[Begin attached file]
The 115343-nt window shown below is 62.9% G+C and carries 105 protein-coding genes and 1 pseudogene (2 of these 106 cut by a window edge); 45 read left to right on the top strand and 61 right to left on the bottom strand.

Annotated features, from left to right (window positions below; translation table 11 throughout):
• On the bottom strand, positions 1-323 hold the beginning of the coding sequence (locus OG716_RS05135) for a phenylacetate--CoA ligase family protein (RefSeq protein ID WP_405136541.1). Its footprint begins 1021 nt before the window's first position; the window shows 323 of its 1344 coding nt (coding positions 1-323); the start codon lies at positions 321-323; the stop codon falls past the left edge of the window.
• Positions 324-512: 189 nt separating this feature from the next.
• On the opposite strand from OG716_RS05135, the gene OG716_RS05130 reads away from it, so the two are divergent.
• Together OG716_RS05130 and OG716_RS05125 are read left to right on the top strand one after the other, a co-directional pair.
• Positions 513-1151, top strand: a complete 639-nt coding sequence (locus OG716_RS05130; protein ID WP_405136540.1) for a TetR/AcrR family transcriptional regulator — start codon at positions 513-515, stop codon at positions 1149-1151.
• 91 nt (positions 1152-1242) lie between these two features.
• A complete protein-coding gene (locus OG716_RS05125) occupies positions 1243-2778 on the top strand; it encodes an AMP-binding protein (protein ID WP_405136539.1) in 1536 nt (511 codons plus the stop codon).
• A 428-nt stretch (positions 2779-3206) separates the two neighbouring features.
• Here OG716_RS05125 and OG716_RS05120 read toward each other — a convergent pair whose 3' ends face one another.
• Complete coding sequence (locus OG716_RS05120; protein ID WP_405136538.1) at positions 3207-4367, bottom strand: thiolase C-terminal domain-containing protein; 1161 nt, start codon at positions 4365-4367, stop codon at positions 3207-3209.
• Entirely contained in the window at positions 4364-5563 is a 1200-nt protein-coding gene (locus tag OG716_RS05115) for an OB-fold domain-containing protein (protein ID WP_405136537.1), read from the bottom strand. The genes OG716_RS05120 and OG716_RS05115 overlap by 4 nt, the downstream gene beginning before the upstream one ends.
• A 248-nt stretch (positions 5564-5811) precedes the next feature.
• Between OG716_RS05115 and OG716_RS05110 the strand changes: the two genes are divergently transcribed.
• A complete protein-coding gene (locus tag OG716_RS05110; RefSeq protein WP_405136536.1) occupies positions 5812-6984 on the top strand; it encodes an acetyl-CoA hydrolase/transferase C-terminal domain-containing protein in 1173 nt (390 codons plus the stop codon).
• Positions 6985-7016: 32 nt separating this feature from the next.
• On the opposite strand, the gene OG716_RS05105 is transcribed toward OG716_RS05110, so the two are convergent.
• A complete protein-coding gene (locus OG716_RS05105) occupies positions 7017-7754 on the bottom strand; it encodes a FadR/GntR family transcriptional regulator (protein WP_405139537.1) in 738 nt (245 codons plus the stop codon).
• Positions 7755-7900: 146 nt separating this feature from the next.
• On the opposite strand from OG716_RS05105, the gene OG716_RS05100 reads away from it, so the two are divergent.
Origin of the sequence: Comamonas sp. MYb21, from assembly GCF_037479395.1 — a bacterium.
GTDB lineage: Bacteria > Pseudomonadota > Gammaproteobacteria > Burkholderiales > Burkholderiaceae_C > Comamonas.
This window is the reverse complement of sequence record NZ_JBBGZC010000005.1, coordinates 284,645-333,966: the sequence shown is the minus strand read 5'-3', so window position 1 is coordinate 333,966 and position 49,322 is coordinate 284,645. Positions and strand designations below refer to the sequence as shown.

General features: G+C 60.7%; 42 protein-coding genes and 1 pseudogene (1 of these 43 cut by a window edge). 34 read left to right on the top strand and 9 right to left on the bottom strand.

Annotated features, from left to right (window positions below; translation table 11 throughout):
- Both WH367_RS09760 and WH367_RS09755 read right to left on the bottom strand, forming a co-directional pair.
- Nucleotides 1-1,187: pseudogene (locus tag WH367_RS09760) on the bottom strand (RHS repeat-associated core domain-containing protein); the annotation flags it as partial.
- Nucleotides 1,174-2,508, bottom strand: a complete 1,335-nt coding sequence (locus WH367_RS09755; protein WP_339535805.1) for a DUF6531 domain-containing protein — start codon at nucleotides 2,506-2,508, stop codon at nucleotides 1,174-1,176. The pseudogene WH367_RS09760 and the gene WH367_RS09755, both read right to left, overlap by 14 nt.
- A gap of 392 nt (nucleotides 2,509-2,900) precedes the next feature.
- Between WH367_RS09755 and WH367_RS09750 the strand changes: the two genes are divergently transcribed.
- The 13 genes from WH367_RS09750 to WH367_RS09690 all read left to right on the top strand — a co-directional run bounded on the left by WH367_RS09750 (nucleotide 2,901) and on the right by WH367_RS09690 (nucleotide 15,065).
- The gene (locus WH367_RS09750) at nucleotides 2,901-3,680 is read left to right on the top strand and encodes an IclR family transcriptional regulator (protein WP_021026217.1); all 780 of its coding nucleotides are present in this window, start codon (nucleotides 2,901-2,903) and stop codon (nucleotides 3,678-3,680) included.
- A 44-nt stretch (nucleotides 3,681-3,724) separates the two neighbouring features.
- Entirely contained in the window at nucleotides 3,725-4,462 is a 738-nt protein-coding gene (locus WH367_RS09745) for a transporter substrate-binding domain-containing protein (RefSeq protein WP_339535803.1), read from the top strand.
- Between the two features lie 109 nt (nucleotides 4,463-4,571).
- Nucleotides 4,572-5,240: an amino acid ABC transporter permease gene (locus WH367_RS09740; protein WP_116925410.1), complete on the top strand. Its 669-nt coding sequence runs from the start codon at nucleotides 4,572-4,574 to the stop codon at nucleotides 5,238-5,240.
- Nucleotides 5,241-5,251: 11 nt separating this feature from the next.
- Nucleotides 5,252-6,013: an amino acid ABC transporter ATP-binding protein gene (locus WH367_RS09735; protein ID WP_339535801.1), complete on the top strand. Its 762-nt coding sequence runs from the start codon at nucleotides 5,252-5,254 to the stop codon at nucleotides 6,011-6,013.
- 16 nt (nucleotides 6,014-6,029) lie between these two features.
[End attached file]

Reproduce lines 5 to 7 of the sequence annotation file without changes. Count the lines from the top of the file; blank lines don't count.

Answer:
• On the opposite strand from OG716_RS05135, the gene OG716_RS05130 reads away from it, so the two are divergent.
• Together OG716_RS05130 and OG716_RS05125 are read left to right on the top strand one after the other, a co-directional pair.
• Positions 513-1151, top strand: a complete 639-nt coding sequence (locus OG716_RS05130; protein ID WP_405136540.1) for a TetR/AcrR family transcriptional regulator — start codon at positions 513-515, stop codon at positions 1149-1151.